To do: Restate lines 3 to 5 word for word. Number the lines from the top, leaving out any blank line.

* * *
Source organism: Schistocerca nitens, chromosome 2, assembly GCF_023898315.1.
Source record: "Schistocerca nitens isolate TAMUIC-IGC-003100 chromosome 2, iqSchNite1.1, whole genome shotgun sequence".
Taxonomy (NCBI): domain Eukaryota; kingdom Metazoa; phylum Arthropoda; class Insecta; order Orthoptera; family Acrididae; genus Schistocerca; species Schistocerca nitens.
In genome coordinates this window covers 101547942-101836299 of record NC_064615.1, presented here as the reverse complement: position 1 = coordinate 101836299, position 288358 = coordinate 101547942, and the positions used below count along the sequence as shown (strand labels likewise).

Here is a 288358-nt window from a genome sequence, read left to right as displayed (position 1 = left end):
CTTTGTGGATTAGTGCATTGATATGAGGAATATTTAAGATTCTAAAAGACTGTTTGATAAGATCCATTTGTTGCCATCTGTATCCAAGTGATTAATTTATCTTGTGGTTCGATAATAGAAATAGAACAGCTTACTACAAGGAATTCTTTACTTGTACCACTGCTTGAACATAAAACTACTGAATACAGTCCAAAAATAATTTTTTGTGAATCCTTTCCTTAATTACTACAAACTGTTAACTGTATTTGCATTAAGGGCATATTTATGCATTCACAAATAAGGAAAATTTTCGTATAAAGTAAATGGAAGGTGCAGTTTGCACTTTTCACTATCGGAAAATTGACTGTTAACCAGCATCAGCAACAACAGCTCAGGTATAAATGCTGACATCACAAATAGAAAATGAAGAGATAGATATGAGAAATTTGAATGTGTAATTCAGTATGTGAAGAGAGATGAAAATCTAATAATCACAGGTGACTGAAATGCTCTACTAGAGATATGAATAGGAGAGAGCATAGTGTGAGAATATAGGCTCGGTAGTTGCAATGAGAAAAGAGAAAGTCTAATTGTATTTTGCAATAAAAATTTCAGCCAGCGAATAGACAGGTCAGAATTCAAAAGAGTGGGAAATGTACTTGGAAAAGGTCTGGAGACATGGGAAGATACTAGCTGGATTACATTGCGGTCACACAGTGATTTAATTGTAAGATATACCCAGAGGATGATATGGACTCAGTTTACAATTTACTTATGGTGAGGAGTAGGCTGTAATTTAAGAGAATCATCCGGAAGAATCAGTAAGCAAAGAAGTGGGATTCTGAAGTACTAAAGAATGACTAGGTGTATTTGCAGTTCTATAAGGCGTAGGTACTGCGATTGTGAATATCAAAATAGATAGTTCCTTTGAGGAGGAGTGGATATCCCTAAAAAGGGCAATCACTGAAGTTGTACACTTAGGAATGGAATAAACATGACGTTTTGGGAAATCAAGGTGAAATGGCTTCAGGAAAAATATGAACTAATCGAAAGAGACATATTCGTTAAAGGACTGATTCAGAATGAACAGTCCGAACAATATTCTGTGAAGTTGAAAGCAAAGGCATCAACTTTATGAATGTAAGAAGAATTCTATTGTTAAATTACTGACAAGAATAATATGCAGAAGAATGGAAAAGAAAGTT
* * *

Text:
Taxonomy (NCBI): domain Eukaryota; kingdom Metazoa; phylum Arthropoda; class Insecta; order Orthoptera; family Acrididae; genus Schistocerca; species Schistocerca nitens.
In genome coordinates this window covers 101547942-101836299 of record NC_064615.1, presented here as the reverse complement: position 1 = coordinate 101836299, position 288358 = coordinate 101547942, and the positions used below count along the sequence as shown (strand labels likewise).

Here is a 288358-nt window from a genome sequence, read left to right as displayed (position 1 = left end):